My Life in Ruins

Posted June 4, 2009 in Film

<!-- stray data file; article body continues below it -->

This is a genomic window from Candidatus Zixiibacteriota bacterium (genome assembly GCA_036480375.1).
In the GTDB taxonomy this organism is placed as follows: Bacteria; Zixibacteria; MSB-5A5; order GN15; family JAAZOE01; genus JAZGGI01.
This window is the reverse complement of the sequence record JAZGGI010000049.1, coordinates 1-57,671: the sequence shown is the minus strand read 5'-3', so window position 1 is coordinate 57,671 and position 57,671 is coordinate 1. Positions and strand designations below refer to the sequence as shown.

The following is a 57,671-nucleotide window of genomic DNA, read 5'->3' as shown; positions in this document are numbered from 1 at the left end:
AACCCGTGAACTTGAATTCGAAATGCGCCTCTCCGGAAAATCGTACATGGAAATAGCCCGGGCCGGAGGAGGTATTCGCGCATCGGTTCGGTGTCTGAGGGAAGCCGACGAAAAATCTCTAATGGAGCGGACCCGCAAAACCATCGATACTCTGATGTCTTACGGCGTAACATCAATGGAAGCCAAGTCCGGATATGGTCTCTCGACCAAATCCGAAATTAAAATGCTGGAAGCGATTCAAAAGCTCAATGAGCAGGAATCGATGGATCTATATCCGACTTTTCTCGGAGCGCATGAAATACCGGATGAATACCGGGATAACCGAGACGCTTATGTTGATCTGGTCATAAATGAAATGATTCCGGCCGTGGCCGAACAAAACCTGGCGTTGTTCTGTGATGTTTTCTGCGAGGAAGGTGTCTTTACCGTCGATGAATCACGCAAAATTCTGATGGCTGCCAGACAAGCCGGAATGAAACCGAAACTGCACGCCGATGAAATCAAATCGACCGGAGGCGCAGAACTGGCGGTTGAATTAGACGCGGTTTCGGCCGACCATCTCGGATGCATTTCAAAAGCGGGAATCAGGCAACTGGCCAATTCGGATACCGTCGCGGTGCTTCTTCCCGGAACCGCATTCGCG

Writer-actress Nia Vardalos’ first follow up to the fluke hit My Big Fat Greek Wedding had her playing the role of a Chicago drag queen. It flopped. This time, she’s taking no chances. “Greece!” Vardalos exclaims in the breathless opening seconds. After a minute of clichés about the country culled from the nearest textbook, it turns out that’s the last time she’ll say a nice word about the place. Playing tour guide Georgia, an American classics professor slumming as an Athenian tour guide, Vardalos huffs that the culture that made her a millionaire is made of slackers, molesters and thieves. It’s a shock tourists even want to visit. No, really, as Vardalos’ misanthropy extends to everyone in her tour bus: the skanky Spanish divorcees, the drunken Australians, the miserable Brits and of course the stupid Americans, who turn out to be so dumb that one of them doesn’t even realize he’s in Greece. The script gives Georgia good reason to hate her clients; in one scene, they sniff that souvlaki—a staple at your local mall— must be made of poodle, and stampede en masse to the Hard Rock Cafe. What it doesn’t give us is any reason to watch this sour mess. At least, the Big Fat Greek franchise celebrated harmony. Here, every note groans, from the bus driver named “Poupi Kakas” to the Yanks who beam that Georgia “speaks American!” (Frustration at those who don’t speak English—and spite for those who do—is continual.) By way of a plot, we learn that Georgia needs to get laid, a challenge that occupies most of the bus, particularly widower Irv (Richard Dreyfuss). Not because he wants a piece of her baklava himself—because he might be God. (No, seriously.) Screenwriter Mike Reiss takes the self-depreciation audiences first found charming about Vardalos and channels it into an unfunny pathology. A man gets her in bed with “Georgia, your butt is too small.” Later, the script contorts itself to wedge in a moment where a couple insists she looks like Angelina Jolie. The one compliment I can pay Donald Petrie’s film is that the beginning is so terrible that the modest pleasures of the second half by comparison feel as optimistic about the human spirit as Zorba the Greek, which conveniently happens to play on any television within 30 feet of Georgia’s tour bus.


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